Up until a few days ago, summer in Brooklyn felt far from over. The temps were still mid-90’s and yet I couldn’t bear another meal out. Nor was cooking at home very appealing. Enter cold sesame noodles, which always sound great in theory but don’t really deliver in practice.
Smitten Kitchen to the rescue! She is a food inspiration. I don’t know how she continually creates recipes for exactly what I want exactly when I want it but she does. This one is no exception. I altered it, of course. I had gochujang, a fermented Korean spice paste handy, so in it went. I never measure so I mixed until it looked just right and added a bit of water to thin. She notes that it should be salty and pungent but not to worry and she is, of course, right. The ginger is fresh and biting, the sesame paste round, and the spice blends perfectly.
Nothing in my mind pairs better with complex dishes than tons of herbs. Tons of herbs here is cilantro and dill which seems odd buts pairs exceptionally well. I was introduced to the pairing while working at now defunct Betelnut in San Francisco where a traditional dish from Hanoi called Cha ca la vong married dill and cilantro, making their sum great than their parts.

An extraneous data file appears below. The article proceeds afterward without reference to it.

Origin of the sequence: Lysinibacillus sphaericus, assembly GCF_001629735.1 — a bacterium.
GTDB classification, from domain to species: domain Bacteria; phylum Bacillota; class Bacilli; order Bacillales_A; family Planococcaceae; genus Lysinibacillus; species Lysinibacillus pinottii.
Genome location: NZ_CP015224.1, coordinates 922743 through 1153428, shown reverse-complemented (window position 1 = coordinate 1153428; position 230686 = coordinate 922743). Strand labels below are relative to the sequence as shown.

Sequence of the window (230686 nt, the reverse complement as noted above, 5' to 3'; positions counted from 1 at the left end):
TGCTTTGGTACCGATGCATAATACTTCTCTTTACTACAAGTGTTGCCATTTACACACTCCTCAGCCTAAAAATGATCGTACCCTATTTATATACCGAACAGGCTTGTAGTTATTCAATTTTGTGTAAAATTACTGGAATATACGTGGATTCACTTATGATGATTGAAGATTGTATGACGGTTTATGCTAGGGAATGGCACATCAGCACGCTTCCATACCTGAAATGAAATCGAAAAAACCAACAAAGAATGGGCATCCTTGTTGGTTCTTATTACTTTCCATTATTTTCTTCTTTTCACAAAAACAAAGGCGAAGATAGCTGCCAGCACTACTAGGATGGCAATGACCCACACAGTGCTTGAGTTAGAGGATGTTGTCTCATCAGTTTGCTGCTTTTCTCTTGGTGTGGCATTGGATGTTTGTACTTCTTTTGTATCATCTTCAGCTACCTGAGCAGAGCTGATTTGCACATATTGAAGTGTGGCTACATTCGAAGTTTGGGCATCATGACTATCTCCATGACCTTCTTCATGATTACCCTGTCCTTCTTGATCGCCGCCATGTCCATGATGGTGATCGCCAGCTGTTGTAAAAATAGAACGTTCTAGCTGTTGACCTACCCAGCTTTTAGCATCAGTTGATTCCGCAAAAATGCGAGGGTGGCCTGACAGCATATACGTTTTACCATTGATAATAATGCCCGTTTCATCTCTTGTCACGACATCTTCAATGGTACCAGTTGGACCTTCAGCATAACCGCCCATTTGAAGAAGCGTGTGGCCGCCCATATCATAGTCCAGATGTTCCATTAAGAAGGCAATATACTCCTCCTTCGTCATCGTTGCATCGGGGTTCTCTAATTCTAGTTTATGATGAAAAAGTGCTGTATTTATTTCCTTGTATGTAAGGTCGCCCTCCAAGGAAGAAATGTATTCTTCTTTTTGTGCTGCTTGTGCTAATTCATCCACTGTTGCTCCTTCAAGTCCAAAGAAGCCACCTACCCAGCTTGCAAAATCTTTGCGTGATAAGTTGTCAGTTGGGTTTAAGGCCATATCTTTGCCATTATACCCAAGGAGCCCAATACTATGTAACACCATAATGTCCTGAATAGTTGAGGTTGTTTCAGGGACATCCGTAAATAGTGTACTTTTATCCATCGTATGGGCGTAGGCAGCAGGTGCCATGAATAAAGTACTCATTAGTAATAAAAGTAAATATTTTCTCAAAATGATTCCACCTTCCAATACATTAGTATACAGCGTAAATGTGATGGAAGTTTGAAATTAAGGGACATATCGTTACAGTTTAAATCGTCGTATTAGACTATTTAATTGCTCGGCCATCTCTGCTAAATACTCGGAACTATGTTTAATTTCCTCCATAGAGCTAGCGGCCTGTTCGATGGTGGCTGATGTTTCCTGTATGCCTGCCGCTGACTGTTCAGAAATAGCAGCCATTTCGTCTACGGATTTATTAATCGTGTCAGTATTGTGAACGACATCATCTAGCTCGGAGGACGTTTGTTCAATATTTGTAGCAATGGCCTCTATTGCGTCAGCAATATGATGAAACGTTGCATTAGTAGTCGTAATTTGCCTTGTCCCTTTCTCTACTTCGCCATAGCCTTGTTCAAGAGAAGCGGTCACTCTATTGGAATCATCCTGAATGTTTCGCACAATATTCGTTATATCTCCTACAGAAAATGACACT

Note: the noodles really do have to be cool or they absorb all the sauce. I made another batch with Trader Joe’s rice fusilli and it was just as good if not better. I also pureed my herbs with oil and lemon to preserve the herbs longer while retaining flavor and they melded beautifully. This sauce would also make an insanely delicious cabbage slaw or quick BBQ sauce for fish or chicken.
In any case, this is Deb’s recipe:
3/4 pound dried rice noodles (see notes up top)
2 tablespoons toasted sesame oil, plus a splash to loosen noodles
2 tablespoons Chinese sesame paste or tahini (see note up top)
1 tablespoon smooth peanut butter
3 1/2 tablespoons soy sauce
2 tablespoons Chinese rice vinegar
1 tablespoon granulated or brown sugar
1 tablespoon finely grated ginger
2 teaspoons minced garlic (from 1 medium-large clove)
Chili-garlic paste, to taste
1/2 pound cucumber, very thinly sliced
1/2 cup roasted salted peanuts, roughly chopped
A handful of chopped fresh herbs, such as mint and cilantro, for garnish